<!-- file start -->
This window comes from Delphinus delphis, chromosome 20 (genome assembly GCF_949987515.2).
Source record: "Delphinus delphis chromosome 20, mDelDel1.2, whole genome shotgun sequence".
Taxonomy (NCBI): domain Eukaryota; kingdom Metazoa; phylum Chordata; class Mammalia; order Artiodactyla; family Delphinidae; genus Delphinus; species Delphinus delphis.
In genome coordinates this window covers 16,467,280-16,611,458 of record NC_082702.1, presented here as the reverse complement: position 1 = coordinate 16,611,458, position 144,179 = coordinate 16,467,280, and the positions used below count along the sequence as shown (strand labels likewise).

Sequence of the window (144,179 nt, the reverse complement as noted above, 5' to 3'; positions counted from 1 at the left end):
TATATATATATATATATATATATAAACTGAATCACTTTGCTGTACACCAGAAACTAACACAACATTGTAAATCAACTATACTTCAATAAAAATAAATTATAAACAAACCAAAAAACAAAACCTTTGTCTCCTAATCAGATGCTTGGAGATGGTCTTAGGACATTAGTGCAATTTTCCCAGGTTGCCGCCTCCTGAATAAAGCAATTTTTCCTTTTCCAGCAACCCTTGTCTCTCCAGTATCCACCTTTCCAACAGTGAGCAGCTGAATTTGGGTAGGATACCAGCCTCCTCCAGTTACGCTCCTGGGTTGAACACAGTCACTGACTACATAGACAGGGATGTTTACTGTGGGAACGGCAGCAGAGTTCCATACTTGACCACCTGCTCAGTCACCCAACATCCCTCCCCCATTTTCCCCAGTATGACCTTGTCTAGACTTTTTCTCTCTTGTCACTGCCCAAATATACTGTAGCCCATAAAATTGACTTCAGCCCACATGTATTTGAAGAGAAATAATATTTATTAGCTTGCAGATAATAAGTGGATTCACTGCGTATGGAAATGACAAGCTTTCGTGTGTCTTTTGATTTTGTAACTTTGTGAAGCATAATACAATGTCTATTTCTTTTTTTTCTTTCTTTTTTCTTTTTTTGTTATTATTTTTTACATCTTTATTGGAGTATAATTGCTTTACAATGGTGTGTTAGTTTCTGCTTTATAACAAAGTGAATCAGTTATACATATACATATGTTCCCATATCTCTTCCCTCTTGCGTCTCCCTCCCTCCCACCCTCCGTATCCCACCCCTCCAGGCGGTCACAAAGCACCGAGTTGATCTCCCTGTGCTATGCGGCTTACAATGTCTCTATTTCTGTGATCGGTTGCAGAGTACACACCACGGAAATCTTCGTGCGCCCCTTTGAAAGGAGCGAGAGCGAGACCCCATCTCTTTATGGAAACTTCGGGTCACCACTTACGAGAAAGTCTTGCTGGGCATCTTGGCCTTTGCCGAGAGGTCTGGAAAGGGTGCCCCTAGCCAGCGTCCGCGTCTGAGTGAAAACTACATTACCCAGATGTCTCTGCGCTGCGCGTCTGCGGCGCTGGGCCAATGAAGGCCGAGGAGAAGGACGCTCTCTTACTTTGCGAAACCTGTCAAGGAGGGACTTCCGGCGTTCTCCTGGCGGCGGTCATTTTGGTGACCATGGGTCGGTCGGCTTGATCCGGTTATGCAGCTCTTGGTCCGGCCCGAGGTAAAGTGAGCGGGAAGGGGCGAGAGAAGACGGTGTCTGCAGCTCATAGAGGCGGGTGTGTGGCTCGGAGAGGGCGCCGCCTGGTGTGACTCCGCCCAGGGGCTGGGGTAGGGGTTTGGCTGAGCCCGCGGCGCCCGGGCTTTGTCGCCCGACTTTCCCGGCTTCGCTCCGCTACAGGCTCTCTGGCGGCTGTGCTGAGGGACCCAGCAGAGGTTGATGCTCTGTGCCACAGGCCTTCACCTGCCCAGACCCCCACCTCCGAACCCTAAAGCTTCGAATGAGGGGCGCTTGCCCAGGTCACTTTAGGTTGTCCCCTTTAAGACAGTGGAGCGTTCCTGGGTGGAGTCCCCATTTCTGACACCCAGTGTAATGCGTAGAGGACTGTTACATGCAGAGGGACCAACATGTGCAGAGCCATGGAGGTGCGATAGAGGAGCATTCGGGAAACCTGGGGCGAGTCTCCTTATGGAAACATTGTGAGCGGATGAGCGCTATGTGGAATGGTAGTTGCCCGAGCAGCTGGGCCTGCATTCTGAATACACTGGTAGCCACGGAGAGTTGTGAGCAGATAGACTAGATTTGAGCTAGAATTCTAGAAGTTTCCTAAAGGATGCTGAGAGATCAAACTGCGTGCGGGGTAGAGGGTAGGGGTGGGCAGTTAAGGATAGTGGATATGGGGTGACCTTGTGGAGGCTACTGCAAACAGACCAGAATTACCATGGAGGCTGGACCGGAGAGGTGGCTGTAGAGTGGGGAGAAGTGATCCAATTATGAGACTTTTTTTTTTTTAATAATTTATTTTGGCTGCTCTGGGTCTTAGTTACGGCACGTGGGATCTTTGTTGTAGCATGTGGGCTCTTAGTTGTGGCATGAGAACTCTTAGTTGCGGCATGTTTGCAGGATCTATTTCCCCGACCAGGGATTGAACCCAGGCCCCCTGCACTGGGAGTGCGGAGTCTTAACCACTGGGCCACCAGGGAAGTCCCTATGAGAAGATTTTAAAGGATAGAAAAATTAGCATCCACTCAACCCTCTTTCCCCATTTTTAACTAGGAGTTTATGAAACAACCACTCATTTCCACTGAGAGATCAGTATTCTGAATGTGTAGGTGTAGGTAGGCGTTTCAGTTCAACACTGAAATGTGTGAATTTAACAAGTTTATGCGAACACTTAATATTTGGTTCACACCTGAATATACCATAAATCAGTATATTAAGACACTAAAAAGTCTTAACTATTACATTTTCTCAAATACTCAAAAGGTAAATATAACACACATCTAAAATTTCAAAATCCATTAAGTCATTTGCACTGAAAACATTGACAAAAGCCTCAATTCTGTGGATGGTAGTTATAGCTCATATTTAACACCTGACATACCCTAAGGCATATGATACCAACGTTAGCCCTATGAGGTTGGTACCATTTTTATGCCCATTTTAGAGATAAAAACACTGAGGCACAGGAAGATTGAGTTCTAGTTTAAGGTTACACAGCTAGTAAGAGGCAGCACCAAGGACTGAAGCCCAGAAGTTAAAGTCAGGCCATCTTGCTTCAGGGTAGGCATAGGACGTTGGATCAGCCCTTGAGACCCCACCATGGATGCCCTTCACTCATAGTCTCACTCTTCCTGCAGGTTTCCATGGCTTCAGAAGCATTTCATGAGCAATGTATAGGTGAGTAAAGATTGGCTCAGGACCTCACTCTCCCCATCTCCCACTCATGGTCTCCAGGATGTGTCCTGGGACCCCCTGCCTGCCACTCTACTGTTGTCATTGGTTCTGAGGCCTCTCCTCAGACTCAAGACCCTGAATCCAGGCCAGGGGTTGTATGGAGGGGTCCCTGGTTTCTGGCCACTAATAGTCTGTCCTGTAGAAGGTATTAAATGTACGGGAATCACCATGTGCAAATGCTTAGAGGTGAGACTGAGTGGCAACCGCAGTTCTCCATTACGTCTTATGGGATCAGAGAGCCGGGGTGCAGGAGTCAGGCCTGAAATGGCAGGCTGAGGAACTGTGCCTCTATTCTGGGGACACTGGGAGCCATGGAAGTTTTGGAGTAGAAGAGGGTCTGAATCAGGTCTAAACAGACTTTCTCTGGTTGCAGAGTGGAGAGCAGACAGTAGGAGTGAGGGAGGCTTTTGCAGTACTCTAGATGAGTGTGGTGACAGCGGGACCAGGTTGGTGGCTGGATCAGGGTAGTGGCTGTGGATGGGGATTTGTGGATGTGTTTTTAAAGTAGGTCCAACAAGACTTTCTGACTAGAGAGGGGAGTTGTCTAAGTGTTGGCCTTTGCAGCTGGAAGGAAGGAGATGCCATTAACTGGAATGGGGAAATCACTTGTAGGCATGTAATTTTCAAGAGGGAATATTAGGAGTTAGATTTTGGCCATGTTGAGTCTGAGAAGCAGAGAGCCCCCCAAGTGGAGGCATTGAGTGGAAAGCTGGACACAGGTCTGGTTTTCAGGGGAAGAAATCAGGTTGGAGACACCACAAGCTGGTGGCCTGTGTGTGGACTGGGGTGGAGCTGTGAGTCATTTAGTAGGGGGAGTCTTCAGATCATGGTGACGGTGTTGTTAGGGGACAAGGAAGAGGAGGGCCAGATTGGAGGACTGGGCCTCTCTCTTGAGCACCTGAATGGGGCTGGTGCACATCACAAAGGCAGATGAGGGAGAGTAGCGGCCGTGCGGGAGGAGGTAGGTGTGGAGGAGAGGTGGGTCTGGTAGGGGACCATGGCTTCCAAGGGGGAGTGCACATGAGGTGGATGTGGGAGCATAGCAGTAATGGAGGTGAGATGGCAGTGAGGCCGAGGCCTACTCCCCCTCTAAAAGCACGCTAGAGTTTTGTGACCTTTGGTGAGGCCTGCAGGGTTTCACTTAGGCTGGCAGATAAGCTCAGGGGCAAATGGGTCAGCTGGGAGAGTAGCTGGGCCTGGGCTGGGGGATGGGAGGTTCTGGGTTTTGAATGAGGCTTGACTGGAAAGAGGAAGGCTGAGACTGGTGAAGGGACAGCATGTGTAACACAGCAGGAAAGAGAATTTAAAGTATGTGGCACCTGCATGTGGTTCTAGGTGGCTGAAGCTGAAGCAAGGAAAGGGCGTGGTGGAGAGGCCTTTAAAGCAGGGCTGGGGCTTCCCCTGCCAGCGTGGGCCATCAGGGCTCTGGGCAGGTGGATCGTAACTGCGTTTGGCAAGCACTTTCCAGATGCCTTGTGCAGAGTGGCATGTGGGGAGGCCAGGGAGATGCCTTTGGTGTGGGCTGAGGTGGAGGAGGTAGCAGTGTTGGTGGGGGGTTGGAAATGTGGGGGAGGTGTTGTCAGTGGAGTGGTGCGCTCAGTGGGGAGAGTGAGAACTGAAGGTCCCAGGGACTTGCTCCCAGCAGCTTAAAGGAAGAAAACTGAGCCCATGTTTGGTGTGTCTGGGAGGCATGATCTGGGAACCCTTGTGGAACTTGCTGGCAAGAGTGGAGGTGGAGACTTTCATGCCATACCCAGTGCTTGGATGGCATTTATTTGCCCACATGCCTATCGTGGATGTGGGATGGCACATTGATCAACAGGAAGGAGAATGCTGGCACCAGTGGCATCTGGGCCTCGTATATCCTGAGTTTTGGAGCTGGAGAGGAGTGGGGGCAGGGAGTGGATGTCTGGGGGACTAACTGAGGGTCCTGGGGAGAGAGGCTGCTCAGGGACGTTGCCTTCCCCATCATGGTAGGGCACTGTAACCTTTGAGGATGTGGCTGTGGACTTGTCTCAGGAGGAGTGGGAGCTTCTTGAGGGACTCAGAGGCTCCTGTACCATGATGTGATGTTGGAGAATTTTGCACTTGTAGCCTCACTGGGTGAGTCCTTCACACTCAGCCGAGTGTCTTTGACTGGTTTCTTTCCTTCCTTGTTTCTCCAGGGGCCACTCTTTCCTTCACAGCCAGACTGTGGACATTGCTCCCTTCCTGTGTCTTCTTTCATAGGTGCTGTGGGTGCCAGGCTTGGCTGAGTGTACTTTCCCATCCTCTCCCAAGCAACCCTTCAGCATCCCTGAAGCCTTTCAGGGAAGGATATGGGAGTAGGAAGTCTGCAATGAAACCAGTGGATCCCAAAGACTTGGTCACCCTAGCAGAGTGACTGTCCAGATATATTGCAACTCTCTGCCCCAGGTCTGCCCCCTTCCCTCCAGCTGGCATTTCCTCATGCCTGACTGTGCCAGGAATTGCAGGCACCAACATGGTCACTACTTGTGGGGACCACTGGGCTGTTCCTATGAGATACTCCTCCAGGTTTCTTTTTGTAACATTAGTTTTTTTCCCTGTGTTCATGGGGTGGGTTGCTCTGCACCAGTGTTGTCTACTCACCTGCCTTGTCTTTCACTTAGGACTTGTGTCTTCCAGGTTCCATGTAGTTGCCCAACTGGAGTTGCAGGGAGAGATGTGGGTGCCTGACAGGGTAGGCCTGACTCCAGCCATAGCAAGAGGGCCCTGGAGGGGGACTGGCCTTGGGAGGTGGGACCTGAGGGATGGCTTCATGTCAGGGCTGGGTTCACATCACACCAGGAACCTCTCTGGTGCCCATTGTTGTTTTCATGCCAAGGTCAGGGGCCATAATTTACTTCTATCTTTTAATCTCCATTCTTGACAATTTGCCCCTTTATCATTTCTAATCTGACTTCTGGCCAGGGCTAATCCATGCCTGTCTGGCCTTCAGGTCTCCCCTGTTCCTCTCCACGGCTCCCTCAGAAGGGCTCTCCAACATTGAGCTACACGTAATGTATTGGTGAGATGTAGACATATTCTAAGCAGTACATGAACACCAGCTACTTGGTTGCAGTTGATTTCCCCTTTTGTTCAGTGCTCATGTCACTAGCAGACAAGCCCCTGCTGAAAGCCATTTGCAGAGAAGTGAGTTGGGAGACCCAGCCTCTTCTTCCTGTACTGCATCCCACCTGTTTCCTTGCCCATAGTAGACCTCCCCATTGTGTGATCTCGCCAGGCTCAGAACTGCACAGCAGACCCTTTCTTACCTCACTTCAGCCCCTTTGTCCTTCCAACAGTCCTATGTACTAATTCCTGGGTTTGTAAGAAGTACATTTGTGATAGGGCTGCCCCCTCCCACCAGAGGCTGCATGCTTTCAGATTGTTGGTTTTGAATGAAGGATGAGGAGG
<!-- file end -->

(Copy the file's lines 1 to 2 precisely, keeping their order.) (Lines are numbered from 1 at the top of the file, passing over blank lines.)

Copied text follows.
This window comes from Delphinus delphis, chromosome 20 (genome assembly GCF_949987515.2).
Source record: "Delphinus delphis chromosome 20, mDelDel1.2, whole genome shotgun sequence".